Lees-McRae College campus, July 8–17, 2019
Times vary (see below)
The aim of these daily tours is to uncover the history of and unveil a new side to many of the most notable places in downtown Banner Elk.
Each walking tour starts at Hayes Auditorium and features a variety of interesting stops along the way. You will learn about locations such as: Banner Elk Presbyterian Church, grave site of Edgar Tufts, Historic Commons at Lees-McRae College, original Grace Hospital, and much more.
Tours are free and last approximately 45 minutes. Registration for the tours takes place at the Hayes Auditorium box office. Dates and times are as follows:
- Monday, July 8 at 12:30 p.m.
- Tuesday, July 9 at 12:30 p.m.
- Wednesday, July 10 at 12:30 p.m.
- Thursday, July 11 at 12:30 p.m. and 5:30 p.m.
- Friday, July 12 at 12:30 p.m. and 5:30 p.m.
- Saturday, July 13 at 12:30 p.m. and 5:30 p.m.
- Sunday, July 14 at 12:30 p.m.
- Monday, July 15 at 12:30 p.m.
- Tuesday, July 16 at 12:30 p.m. and 5:30 p.m.
- Wednesday, July 17 at 12:30 p.m.
Institutions Founded by Rev. Edgar Tufts
(click titles to explore further)
Banner Elk Presbyterian Church
In 1893, 22 people were credited with the beginnings of the church. It was not until Edgar Tufts (as a seminary student) came to organize the group; however, that records are available. Under Tufts leadership, a wooden structure was built, and later a more permanent rock building created out of native stone. Tufts was a man deeply committed to service to others, and the church became a major vehicle for that mission, which continues today.
Currently, membership consists of both local and associate (summer residents) members who seek ways to be of service to others. Known also for its musical program, intelligent and engaging sermons and beautiful interior, the church of today carries out the legacy of Reverent Edgar Tufts.
In the winter of 1899, concerned with the limited offerings of the district school which was supplemented only by summer school work conducted by the church, Tufts took some of the young people of the neighborhood into his study for further instruction. This small group, called the Class of 1900, marked the beginning of Lees-McRae College.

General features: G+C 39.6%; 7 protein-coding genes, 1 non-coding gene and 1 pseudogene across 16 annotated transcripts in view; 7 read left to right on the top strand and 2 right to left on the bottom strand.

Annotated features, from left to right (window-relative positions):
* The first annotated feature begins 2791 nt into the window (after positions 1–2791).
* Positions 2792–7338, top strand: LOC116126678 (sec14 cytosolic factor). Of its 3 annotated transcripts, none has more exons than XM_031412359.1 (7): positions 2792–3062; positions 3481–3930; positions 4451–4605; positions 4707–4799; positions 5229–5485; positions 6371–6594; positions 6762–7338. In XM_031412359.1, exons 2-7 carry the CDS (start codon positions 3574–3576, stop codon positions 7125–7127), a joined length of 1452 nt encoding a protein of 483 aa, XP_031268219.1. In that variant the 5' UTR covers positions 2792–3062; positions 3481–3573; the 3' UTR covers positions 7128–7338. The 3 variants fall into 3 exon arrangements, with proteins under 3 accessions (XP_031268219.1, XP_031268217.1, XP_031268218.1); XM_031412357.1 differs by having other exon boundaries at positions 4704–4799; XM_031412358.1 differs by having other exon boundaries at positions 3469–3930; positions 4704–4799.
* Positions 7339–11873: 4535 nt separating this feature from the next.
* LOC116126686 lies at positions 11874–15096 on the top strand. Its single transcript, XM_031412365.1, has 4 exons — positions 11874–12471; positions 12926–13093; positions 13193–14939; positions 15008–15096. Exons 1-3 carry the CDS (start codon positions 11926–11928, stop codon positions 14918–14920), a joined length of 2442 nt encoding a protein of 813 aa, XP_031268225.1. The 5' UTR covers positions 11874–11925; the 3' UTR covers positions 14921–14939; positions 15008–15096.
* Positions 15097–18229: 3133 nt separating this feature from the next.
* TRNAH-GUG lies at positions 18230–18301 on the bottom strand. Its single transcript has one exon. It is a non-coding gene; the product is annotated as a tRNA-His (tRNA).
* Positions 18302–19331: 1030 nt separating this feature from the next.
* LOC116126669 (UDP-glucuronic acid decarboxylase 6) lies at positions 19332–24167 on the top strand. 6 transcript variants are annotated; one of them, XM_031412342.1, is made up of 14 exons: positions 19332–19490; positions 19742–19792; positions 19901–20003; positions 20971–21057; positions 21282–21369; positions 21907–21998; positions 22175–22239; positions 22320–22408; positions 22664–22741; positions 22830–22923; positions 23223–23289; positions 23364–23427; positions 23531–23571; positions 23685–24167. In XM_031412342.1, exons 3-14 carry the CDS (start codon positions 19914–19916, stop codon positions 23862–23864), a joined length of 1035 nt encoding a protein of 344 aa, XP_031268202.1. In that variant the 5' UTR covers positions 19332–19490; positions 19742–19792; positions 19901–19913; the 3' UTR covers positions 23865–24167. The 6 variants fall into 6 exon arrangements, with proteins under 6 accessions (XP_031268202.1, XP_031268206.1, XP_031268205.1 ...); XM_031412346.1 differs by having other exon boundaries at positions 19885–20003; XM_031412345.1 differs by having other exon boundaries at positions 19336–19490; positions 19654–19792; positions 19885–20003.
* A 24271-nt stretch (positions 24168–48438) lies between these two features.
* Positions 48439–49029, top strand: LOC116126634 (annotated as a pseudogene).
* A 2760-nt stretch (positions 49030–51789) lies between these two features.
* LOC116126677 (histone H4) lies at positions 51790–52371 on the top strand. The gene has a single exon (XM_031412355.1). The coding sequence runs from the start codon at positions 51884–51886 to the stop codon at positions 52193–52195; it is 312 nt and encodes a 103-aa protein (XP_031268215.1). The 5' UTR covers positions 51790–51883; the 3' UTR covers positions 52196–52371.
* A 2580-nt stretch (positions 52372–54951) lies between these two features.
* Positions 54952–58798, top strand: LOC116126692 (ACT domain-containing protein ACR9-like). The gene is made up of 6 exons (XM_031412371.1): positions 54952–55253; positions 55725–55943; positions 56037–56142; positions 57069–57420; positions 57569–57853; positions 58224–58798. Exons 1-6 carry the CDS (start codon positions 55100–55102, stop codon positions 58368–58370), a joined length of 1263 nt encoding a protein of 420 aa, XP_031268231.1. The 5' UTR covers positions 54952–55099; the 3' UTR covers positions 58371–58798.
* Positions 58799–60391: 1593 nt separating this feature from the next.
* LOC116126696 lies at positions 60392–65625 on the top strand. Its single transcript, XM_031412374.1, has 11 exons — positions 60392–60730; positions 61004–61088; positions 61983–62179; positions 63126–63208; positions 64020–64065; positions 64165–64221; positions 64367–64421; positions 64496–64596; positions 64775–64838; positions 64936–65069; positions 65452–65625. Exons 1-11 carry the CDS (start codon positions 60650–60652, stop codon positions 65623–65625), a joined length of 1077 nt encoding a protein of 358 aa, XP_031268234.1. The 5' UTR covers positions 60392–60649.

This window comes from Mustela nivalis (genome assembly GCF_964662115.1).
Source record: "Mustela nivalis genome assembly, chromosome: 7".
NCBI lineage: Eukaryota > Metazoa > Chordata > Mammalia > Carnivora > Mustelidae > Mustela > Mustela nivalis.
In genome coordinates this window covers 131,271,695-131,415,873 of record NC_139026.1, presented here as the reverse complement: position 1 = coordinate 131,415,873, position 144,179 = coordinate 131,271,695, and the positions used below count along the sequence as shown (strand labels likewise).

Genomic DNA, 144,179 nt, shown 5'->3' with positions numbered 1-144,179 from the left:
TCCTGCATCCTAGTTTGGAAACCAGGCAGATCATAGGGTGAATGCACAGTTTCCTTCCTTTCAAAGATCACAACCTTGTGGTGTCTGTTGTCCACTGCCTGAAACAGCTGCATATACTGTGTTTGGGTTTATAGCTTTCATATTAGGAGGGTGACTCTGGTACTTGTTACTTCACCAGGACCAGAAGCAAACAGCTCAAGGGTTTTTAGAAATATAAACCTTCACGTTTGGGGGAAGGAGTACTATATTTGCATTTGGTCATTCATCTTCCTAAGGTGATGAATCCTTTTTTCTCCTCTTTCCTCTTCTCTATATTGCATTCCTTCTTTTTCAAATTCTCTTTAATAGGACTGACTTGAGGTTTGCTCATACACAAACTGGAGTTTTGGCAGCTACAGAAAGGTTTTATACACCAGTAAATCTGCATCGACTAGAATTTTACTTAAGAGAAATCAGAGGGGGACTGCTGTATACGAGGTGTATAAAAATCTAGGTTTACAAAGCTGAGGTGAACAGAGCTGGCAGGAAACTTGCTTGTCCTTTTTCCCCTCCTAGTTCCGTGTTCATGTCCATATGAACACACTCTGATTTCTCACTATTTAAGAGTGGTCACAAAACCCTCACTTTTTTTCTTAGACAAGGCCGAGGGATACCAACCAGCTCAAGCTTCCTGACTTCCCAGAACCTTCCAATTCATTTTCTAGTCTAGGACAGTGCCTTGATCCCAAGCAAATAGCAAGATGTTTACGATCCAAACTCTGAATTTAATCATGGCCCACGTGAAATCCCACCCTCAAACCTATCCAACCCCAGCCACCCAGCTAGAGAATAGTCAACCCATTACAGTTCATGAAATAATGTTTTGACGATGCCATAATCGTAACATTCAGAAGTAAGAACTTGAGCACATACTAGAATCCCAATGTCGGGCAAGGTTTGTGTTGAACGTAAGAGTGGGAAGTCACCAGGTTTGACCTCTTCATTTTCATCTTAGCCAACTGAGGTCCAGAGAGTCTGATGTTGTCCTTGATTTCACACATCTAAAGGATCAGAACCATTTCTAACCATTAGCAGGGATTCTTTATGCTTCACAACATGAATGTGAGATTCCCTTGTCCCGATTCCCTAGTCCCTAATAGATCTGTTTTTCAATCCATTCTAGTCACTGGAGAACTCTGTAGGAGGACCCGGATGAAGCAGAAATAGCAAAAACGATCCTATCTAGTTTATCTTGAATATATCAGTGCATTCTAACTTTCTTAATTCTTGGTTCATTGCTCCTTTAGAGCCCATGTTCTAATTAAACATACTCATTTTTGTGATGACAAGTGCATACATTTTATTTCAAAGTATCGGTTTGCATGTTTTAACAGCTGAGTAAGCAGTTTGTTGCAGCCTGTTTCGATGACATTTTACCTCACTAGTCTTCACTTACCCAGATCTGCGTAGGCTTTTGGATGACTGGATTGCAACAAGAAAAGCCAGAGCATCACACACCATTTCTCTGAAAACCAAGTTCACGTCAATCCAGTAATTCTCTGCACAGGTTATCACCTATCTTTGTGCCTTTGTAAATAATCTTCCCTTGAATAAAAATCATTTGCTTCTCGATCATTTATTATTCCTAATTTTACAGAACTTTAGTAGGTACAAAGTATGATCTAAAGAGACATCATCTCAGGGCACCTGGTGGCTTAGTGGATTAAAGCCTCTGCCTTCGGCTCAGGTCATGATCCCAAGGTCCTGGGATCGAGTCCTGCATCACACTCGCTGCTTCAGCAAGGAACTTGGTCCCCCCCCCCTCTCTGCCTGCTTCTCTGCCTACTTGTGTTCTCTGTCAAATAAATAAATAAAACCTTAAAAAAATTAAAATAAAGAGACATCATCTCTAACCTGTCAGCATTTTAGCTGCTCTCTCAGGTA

Now, more than a hundred years after its founding, Lees-McRae continues the vision of Rev. Tufts, inspiring students of the Southern Appalachian region and beyond. The college extends educational opportunities and service to diverse populations and continues to fulfill its motto — “In the Mountains, Of the Mountains, For the Mountains.”
Cannon Memorial Hospital
In 1909, Edgar Tufts founded a small, 14-room hospital. Since then, the buildings were rebuilt, expanded, and relocated multiple times. The current Charles A. Cannon, Jr. Memorial Hospital, built in 1999, is designated as a Critical Access Hospital and is fully accredited by the Joint Commission for the Accreditation of Health Care Organizations. The hospital offers emergency services, imaging services, laboratory, physical and occupational rehabilitation, cardiopulmonary rehabilitation, and inpatient and outpatient behavioral health services.
Grandfather Home for Children
In 1914, Edgar Tufts founded Grandfather Home for Children to address the many mountain children who were orphaned or from difficult situations. Today, Grandfather Home has merged with Children’s Hope Alliance to serve more children across the state, but the mission started by Edgar Tufts remains the same.
The focus is on three things: hope, health and healing for generations. Hope for a safe, forever home through group homes, foster care and adoption. A healthy start through educational, prevention, and developmental programs. Healing the hurt for children and families who are troubled, abused or neglected.